The Reverend’s Speech
The difference I’m about to explain is so subtle I don’t know whether I can explain it well in a short bit of text. I’ve been working on this as a writing post, as a relationship post, and now finally, I’ve put it with the Change the World series. The story is about sensitivity to the way use words and how those words affect how we see the world, each other, and our place in it. That the reverend was speaking of changing the world is a coincidence that I hope won’t distract. . . .
At to my son’s college graduation in May, I listened deeply to the commencement speech. It took a lifetime to get to the moment — my son’s lifetime. I listened as he might. I listened as a parent who knew what his education cost. I listened as a writer who watched the audience from a wonderful vantage point. I listened as a blogger for words I might share in a Change the World post.
The well-known Reverend who gave the commencement address had two things going for him. He’s the editor of a national magazine, and he’s well practiced at inspirational speaking.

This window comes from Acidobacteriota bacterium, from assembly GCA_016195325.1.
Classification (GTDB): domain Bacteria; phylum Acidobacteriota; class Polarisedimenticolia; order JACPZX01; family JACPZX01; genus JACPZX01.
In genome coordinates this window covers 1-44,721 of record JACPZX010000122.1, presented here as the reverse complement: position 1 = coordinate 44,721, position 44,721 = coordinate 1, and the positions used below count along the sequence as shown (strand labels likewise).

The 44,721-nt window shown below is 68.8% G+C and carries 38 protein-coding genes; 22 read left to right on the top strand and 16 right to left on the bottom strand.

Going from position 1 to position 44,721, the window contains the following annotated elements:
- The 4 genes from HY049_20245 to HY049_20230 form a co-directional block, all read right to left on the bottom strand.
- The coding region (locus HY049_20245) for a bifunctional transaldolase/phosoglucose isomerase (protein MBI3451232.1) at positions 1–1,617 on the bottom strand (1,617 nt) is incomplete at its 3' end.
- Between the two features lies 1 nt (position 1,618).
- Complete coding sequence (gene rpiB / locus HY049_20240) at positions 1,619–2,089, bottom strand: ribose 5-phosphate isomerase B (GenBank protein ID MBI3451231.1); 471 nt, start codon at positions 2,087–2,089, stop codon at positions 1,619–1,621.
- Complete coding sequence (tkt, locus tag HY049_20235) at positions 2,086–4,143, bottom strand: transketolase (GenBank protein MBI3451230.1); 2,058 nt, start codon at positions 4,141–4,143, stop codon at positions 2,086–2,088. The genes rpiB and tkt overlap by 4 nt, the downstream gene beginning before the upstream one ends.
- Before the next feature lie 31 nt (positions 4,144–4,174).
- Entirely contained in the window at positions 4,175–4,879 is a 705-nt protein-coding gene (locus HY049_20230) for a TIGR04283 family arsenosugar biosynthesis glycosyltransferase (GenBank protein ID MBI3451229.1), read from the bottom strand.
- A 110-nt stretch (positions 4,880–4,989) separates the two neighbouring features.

The message the reverend brought was well-written and deeply felt. It was meant, I think, to be about hope as an action. I heard him say these sentences.
I was engaged in where this would go. Yes, I thought.
Then he spoke of sad things in the world and how we accept and tolerate those situations because we believe that we cannot change them. He used the pronoun we.
Unfortunately, when he spoke of the future and changing what is framed it inside the wrong pronoun. He changed the pronoun to you. Forgive me as I paraphrase what he said. Please know that I’m being true to the message that came across.
You can choose not to accept . . .
I wondered what happened to we.
I couldn’t help but think of the graduates on this day they had looked forward for so many years. Maybe I’m overly sensitive. I could be too protective. But I think he could have had a more powerful inspirational impact had he considered the people he was trying to inspire.
You see, the reverend spoke from a podium high upon a stage. He was talking to graduates who sat in chairs listening as they had for most their school careers.
In that context, it was almost as if he had given them one more assignment dressed up in inspirational words. This time there would be no grade, no classroom or email support. The test would be the shape of the world.
If only, he had chosen the pronoun “we.”
We can stop tolerating situations in which children don’t have enough to eat. . .
The assignment would have become a shared cause.
The reverend could have changed the world, could have changed how those graduates saw their role, with just one word.
We can change the world — just like that.
–ME “Liz” Strauss